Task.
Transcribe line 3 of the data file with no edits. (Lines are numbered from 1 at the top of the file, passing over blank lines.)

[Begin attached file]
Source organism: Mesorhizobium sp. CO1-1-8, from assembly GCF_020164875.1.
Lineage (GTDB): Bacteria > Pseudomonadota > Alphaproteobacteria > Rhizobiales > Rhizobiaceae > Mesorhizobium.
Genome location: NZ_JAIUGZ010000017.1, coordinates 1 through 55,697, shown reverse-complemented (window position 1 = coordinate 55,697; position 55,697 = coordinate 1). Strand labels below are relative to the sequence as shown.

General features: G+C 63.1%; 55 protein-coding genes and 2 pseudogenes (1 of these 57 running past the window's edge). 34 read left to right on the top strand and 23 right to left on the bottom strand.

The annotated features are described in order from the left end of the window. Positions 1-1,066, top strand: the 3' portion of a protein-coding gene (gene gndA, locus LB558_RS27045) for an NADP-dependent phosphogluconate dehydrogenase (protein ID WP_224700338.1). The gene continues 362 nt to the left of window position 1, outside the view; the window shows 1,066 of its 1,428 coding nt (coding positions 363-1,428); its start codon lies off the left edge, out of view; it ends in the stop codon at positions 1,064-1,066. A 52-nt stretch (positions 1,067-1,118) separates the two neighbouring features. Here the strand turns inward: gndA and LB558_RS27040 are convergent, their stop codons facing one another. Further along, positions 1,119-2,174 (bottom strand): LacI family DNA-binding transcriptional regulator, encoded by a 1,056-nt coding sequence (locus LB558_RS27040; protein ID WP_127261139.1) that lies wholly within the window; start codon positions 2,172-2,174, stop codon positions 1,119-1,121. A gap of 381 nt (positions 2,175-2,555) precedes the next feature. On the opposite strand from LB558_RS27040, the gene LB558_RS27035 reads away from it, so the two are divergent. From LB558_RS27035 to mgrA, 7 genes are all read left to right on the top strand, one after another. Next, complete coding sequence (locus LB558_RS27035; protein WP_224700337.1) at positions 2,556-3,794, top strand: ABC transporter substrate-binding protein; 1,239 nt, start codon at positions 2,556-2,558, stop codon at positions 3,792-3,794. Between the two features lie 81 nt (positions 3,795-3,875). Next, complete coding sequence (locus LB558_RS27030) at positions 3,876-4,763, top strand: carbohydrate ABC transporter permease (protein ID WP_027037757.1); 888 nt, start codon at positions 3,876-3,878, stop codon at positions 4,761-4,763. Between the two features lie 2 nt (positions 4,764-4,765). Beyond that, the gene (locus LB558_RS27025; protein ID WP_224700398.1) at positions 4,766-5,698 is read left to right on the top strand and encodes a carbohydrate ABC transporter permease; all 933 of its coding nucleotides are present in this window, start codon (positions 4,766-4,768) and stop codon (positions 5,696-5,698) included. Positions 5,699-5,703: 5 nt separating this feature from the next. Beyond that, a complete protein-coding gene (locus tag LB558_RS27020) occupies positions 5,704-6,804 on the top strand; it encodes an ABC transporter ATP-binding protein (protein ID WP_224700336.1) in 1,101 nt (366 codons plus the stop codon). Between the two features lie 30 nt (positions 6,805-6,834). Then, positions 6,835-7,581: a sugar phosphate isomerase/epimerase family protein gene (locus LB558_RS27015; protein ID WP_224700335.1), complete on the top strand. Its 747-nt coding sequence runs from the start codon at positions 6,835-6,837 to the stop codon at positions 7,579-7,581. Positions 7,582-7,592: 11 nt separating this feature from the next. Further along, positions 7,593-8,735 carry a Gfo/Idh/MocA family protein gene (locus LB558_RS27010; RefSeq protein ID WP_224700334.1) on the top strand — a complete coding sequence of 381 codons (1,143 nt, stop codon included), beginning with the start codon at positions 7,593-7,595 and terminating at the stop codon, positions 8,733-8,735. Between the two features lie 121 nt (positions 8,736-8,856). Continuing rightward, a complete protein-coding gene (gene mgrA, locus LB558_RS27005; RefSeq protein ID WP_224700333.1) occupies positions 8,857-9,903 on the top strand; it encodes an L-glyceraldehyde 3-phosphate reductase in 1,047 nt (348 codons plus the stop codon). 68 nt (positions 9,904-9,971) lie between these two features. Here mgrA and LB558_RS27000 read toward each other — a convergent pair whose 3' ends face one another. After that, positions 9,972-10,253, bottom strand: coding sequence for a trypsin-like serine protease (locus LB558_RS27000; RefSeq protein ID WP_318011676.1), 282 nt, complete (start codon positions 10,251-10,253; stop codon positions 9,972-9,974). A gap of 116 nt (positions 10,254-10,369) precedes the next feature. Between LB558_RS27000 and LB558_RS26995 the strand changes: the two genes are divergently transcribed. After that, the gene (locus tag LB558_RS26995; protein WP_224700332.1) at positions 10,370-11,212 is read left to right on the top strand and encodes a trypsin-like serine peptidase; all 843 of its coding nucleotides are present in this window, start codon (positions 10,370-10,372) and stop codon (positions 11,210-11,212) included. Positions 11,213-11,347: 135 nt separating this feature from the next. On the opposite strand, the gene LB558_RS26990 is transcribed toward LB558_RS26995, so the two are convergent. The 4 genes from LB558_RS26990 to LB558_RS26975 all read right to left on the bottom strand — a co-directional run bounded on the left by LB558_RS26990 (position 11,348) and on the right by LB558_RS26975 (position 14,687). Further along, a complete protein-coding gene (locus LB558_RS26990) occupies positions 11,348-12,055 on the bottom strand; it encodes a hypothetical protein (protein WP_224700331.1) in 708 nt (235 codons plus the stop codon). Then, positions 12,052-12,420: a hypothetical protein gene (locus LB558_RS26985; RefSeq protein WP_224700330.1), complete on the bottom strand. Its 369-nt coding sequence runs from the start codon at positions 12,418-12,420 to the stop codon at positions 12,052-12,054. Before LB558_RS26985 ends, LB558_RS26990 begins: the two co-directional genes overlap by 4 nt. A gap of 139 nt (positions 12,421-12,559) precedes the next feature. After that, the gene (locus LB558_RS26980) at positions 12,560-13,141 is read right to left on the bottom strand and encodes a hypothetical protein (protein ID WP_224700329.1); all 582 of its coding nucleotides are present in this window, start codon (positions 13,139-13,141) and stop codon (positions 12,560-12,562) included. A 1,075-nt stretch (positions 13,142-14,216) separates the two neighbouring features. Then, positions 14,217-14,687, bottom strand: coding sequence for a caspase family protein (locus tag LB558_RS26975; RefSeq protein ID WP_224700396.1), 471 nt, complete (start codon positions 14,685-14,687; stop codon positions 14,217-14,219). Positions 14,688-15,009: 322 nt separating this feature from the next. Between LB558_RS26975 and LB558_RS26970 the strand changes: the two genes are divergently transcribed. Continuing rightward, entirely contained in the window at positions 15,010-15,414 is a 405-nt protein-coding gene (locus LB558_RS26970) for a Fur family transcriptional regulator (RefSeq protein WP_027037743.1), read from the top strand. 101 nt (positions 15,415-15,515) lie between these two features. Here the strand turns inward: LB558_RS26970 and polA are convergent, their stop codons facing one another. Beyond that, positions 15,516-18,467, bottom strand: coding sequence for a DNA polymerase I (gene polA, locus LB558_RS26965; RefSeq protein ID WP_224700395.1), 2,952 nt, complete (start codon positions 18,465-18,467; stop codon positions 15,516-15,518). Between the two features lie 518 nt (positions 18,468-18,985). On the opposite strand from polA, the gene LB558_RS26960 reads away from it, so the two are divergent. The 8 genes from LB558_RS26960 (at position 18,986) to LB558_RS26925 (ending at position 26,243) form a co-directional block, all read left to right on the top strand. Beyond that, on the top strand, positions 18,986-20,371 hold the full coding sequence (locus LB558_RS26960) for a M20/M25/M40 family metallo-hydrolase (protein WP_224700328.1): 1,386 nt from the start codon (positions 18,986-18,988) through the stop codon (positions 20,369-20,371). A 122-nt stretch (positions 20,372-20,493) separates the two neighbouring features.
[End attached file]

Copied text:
Genome location: NZ_JAIUGZ010000017.1, coordinates 1 through 55,697, shown reverse-complemented (window position 1 = coordinate 55,697; position 55,697 = coordinate 1). Strand labels below are relative to the sequence as shown.